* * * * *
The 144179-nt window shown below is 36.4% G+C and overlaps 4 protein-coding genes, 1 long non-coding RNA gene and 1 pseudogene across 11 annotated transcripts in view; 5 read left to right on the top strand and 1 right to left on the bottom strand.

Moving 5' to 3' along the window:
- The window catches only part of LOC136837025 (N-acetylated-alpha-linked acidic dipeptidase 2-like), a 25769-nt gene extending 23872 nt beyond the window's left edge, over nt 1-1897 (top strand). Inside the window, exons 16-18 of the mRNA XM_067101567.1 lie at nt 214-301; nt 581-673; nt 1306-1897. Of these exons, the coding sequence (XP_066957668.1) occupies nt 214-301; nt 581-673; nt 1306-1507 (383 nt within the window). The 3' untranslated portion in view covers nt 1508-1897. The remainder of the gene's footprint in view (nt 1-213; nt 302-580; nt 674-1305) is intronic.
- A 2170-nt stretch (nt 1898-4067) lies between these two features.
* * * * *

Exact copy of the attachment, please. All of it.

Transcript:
The 144179-nt window shown below is 36.4% G+C and overlaps 4 protein-coding genes, 1 long non-coding RNA gene and 1 pseudogene across 11 annotated transcripts in view; 5 read left to right on the top strand and 1 right to left on the bottom strand.

Moving 5' to 3' along the window:
- The window catches only part of LOC136837025 (N-acetylated-alpha-linked acidic dipeptidase 2-like), a 25769-nt gene extending 23872 nt beyond the window's left edge, over nt 1-1897 (top strand). Inside the window, exons 16-18 of the mRNA XM_067101567.1 lie at nt 214-301; nt 581-673; nt 1306-1897. Of these exons, the coding sequence (XP_066957668.1) occupies nt 214-301; nt 581-673; nt 1306-1507 (383 nt within the window). The 3' untranslated portion in view covers nt 1508-1897. The remainder of the gene's footprint in view (nt 1-213; nt 302-580; nt 674-1305) is intronic.
- A 2170-nt stretch (nt 1898-4067) lies between these two features.